Yesterday, infielder Jonathan Schoop signed a two year extension with the Detroit Tigers worth $15 million ($7.5 million AAV) that includes an opt-out after the 2022 season. Schoop’s tenure in Detroit started in 2020 when he was signed before the season for $6.1 million and continued after re-signing for $4.1 million before this season.
Schoop has been well above average at the plate across 465 plate appearances this season, hitting .288/.333/.464 with a .342 wOBA, and 117 wRC+. Despite primarily playing second base in his career, Schoop has become the Tigers’ primary first basemen this season where he has -3 DRS, -2.3 UZR, and 2 OAA. Schoop does play better defense at second base where he’s had 3 DRS, 3.3 UZR, 7 OAA over the last two seasons, but his versatility is important as it allows the team to create flexibility with potential free agent acquisitions and calling up prospects.
So far this season, the Tigers have a 54-60 record and Fangraphs projects them to finish 75-87. This is a big step in the right direction for a team that went 47-114 in 2019 and was on pace to go roughly 64-98 had 2020 been a normal 162 game season. Due to their improvement this season, there is speculation that the Tigers will look to be active in this offseason’s free agency and bring in some impact players which could affect where Schoop plays in the field. Additionally, Spencer Torkelson, the first overall pick in the 2020 MLB Draft and fourth ranked prospect in all of baseball (via Fangraphs), has already reached AA and figures to be called up to the Major Leagues sometime next season. Torkelson has the ability to play first and third base, so Schoop could see a reduced role at first base if/when Torkelson is called up.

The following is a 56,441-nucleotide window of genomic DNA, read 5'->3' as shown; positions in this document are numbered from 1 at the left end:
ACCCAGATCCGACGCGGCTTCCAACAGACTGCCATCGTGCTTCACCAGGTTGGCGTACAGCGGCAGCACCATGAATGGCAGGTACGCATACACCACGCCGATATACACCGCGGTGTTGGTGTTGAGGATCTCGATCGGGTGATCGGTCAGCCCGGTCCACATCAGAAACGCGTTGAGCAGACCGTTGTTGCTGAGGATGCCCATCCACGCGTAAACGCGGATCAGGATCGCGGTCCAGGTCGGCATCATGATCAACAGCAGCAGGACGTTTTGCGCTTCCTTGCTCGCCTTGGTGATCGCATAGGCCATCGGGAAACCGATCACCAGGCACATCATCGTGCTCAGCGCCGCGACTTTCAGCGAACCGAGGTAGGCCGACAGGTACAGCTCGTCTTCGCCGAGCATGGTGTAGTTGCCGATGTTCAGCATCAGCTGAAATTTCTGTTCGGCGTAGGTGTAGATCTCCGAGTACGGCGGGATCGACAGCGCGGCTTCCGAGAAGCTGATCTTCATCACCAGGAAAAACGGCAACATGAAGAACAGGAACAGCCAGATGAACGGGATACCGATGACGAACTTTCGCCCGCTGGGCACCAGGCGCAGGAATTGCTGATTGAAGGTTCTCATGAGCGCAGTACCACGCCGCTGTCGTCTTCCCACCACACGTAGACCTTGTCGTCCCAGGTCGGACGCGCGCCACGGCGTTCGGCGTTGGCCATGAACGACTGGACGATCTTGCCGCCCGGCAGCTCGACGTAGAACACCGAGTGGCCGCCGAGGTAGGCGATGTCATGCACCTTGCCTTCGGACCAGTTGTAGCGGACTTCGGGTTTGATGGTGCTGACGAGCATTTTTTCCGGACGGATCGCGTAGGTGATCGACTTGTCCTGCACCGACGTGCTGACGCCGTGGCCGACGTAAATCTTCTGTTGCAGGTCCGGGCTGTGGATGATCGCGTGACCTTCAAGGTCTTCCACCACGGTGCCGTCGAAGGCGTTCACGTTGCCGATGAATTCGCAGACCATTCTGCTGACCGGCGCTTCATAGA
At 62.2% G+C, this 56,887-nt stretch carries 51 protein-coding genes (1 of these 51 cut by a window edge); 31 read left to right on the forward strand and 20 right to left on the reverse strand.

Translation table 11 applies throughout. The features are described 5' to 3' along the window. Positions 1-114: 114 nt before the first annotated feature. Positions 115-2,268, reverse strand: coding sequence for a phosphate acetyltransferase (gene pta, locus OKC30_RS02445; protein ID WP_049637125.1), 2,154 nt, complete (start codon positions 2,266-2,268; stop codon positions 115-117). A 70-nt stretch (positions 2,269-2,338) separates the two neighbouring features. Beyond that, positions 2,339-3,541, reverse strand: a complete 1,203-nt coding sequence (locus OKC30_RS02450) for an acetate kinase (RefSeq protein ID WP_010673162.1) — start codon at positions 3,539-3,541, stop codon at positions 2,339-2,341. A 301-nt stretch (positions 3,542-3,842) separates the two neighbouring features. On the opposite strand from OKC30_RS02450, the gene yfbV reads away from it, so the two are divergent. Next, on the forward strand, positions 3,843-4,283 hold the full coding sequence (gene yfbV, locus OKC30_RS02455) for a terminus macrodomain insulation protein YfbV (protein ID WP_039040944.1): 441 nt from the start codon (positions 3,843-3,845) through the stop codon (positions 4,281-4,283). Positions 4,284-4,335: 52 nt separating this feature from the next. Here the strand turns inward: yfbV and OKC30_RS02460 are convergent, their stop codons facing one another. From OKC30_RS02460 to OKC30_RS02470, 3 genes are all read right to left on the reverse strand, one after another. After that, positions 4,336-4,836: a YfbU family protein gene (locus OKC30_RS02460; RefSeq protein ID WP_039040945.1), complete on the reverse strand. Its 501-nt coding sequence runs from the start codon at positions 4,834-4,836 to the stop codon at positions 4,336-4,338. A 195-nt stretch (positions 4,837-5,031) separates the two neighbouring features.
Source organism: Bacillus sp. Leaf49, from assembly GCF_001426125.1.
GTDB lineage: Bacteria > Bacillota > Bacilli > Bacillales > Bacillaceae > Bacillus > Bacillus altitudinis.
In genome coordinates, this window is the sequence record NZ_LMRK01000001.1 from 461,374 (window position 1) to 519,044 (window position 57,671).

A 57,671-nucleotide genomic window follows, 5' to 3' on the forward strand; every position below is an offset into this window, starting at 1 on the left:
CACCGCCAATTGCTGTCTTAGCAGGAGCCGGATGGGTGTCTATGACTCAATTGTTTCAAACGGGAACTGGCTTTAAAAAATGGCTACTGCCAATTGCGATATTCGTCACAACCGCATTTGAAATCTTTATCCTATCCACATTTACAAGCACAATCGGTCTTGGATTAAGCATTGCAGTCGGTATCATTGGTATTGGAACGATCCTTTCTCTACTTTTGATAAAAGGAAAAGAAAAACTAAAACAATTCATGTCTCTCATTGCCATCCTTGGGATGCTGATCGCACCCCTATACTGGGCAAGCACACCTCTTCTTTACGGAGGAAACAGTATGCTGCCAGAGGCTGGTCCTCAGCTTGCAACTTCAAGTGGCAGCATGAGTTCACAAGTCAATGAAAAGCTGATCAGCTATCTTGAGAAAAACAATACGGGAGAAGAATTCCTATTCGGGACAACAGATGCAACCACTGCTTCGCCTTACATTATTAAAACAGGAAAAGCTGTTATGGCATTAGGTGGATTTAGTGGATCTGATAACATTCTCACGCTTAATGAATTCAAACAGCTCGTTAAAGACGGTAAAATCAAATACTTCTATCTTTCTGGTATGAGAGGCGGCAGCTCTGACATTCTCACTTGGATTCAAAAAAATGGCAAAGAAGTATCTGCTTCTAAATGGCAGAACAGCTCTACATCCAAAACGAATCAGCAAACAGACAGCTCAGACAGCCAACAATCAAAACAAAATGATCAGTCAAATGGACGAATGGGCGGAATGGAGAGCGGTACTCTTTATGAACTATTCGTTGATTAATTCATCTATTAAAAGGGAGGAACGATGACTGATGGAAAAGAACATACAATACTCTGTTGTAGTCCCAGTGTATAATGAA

I would give the Tigers an A for extending Schoop. While I do expect Schoop to somewhat regress from 117 wRC+ this season (and 114 wRC+ from last season), I still expect him to be a roughly/slightly above league average hitter through his contract. Additionally, I expect Schoop will continue to play solid defense across two positions which would be beneficial to the Tigers. Extending Schoop shows that the Tigers are starting to become committed to building a contending ballclub soon, and they keep their best veteran player on a very affordable contract for the next season or two (depending on if Schoop exercises his opt-out).
I am a freshman studying magazine, news and digital journalism at the Syracuse University Newhouse School of Public Communications